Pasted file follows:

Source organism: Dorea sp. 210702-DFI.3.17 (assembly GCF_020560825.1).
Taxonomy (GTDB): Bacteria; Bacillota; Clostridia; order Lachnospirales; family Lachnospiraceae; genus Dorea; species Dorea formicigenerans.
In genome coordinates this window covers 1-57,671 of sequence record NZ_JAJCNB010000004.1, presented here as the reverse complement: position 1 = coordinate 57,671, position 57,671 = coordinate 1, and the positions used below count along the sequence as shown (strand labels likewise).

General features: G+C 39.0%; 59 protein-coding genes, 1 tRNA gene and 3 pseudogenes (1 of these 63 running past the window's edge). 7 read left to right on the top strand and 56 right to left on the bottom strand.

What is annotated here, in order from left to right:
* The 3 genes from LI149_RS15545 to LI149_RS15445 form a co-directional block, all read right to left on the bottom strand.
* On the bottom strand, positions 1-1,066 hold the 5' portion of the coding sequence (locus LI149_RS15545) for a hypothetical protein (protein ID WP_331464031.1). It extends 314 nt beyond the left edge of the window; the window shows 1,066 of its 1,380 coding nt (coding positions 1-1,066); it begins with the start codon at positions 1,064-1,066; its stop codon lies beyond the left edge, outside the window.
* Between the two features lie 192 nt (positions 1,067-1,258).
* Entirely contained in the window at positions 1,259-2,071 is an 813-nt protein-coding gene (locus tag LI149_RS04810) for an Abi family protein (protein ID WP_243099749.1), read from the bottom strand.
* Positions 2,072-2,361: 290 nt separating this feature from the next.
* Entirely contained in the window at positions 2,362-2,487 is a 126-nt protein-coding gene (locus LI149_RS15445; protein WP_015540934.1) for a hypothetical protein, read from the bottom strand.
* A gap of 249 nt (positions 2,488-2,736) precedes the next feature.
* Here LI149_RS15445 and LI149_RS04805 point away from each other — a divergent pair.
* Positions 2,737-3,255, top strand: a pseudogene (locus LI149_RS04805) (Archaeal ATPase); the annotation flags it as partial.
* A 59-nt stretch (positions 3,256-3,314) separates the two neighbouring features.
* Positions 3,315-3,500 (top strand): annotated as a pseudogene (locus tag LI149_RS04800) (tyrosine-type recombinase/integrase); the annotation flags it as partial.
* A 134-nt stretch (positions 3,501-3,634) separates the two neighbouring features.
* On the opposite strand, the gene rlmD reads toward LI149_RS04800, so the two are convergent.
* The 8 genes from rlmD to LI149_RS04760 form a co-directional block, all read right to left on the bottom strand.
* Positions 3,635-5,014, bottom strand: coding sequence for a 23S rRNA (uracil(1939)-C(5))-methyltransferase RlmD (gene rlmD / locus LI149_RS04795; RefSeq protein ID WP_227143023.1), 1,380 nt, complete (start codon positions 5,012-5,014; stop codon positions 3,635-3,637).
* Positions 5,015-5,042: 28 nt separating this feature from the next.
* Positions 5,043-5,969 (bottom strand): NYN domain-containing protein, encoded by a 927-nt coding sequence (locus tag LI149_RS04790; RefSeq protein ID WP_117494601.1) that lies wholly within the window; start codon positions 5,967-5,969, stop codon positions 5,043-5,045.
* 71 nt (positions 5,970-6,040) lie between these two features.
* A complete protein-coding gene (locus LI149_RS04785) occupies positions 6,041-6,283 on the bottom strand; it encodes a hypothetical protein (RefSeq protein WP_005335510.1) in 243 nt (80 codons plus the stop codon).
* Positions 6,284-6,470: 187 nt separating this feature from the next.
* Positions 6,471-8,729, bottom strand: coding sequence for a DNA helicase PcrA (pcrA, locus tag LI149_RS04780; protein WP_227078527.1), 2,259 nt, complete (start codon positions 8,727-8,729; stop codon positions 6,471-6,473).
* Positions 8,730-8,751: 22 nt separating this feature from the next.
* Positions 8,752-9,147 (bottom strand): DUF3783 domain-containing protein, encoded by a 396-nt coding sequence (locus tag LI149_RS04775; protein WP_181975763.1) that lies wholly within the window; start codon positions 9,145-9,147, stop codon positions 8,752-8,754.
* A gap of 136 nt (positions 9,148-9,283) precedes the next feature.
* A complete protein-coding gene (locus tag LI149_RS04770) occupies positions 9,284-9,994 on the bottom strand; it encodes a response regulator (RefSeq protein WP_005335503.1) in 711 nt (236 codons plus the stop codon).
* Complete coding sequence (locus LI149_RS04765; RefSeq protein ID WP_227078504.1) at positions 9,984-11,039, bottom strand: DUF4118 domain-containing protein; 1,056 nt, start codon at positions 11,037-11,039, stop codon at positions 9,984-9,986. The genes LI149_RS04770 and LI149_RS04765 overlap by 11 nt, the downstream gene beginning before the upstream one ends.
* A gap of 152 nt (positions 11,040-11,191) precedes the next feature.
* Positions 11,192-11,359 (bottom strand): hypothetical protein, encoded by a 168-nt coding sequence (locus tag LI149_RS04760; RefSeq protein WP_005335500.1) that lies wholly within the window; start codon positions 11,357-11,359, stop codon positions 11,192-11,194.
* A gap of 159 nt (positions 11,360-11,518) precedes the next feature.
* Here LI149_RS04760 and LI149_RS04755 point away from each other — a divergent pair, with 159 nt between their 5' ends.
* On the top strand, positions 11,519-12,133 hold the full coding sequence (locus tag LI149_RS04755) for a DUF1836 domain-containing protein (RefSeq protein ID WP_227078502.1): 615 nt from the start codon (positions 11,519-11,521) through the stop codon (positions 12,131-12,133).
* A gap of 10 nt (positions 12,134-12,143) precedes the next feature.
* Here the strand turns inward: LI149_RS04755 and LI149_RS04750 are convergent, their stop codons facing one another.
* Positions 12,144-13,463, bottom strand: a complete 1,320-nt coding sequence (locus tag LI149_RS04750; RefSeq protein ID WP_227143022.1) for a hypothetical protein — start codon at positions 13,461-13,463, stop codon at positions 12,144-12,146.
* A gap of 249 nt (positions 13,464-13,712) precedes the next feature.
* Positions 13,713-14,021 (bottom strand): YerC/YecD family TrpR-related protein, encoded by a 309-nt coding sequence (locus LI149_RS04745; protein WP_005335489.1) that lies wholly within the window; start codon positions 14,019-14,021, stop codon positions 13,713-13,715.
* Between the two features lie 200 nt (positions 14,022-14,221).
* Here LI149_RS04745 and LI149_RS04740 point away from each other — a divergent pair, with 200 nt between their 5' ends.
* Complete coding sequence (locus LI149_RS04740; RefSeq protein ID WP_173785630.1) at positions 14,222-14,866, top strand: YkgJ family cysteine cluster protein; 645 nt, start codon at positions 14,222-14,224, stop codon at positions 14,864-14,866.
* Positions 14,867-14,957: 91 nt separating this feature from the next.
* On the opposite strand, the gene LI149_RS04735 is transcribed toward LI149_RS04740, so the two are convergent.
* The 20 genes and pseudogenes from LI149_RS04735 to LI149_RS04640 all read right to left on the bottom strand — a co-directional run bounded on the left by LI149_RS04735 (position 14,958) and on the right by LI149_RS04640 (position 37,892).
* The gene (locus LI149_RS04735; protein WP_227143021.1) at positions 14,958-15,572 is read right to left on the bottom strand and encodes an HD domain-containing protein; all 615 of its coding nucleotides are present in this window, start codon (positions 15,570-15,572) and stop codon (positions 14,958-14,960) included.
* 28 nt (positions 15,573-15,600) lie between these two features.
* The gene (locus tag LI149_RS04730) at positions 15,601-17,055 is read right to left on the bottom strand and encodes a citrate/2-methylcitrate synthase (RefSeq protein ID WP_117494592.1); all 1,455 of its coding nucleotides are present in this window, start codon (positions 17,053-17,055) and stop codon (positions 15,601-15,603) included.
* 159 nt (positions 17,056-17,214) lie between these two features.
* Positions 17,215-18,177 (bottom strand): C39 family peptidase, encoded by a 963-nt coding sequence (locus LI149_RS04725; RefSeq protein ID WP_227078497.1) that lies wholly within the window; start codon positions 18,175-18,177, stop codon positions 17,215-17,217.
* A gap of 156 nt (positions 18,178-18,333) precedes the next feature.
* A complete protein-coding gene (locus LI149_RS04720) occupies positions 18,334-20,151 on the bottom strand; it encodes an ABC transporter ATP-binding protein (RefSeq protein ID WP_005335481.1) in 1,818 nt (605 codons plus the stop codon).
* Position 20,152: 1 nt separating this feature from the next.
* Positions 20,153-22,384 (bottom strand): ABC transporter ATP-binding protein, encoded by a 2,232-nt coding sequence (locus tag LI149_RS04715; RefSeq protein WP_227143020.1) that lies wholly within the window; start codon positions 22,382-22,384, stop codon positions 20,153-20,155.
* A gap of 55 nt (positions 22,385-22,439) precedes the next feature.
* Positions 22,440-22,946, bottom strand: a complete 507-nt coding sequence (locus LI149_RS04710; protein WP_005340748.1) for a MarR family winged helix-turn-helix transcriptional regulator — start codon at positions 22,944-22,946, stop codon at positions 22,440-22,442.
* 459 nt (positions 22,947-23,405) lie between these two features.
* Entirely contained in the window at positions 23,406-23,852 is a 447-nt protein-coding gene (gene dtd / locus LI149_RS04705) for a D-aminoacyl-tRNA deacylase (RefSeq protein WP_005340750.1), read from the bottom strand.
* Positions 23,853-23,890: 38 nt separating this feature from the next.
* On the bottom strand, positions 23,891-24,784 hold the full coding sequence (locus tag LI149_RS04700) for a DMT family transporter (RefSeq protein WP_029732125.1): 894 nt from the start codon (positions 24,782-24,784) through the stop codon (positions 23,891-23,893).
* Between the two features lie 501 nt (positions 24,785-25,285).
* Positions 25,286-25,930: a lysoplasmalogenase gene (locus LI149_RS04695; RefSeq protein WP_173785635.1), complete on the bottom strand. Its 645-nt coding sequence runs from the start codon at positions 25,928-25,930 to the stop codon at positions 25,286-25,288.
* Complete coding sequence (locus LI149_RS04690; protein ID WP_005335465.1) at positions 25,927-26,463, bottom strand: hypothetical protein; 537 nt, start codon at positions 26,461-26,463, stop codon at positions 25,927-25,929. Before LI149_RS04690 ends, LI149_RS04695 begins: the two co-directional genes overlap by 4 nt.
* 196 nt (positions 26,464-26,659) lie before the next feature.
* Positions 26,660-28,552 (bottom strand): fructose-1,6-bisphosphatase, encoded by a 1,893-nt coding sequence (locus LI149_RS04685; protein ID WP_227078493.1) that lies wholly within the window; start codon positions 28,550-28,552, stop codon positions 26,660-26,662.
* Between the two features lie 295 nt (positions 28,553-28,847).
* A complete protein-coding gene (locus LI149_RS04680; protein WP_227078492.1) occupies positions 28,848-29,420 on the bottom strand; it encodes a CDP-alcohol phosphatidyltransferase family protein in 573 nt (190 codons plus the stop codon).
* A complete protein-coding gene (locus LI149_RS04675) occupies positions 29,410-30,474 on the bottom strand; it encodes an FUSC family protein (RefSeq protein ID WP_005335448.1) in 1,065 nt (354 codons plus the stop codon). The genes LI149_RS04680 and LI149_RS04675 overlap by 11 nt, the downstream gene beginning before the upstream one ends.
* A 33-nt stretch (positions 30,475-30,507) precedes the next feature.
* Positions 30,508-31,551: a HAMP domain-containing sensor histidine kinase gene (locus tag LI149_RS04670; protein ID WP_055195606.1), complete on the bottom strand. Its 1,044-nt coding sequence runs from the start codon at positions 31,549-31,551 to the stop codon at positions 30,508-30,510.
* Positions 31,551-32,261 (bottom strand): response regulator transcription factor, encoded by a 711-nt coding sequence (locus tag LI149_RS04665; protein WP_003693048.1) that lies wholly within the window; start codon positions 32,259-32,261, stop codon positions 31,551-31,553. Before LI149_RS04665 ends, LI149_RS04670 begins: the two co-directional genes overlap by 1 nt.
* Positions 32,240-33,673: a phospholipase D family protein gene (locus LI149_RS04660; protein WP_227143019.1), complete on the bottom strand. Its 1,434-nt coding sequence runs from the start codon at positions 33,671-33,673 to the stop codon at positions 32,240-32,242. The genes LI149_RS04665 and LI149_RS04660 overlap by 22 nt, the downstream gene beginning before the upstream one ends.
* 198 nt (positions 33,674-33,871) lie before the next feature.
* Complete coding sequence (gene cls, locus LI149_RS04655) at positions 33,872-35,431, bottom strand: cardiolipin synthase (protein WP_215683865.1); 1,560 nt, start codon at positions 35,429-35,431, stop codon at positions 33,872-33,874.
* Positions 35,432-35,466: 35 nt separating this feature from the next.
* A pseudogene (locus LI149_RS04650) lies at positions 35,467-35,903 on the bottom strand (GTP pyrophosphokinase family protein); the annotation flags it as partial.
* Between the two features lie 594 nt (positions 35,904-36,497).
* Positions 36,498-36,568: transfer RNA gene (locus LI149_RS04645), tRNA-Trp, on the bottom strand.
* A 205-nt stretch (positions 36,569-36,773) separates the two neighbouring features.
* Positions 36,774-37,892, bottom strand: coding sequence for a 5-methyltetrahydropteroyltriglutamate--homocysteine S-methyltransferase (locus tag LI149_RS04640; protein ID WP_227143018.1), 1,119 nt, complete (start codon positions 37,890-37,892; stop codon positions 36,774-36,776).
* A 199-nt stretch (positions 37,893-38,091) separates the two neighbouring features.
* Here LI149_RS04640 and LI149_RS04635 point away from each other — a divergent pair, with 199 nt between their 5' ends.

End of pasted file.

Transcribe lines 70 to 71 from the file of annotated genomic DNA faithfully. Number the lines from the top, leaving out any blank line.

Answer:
* A complete protein-coding gene (locus LI149_RS04675) occupies positions 29,410-30,474 on the bottom strand; it encodes an FUSC family protein (RefSeq protein ID WP_005335448.1) in 1,065 nt (354 codons plus the stop codon). The genes LI149_RS04680 and LI149_RS04675 overlap by 11 nt, the downstream gene beginning before the upstream one ends.
* A 33-nt stretch (positions 30,475-30,507) precedes the next feature.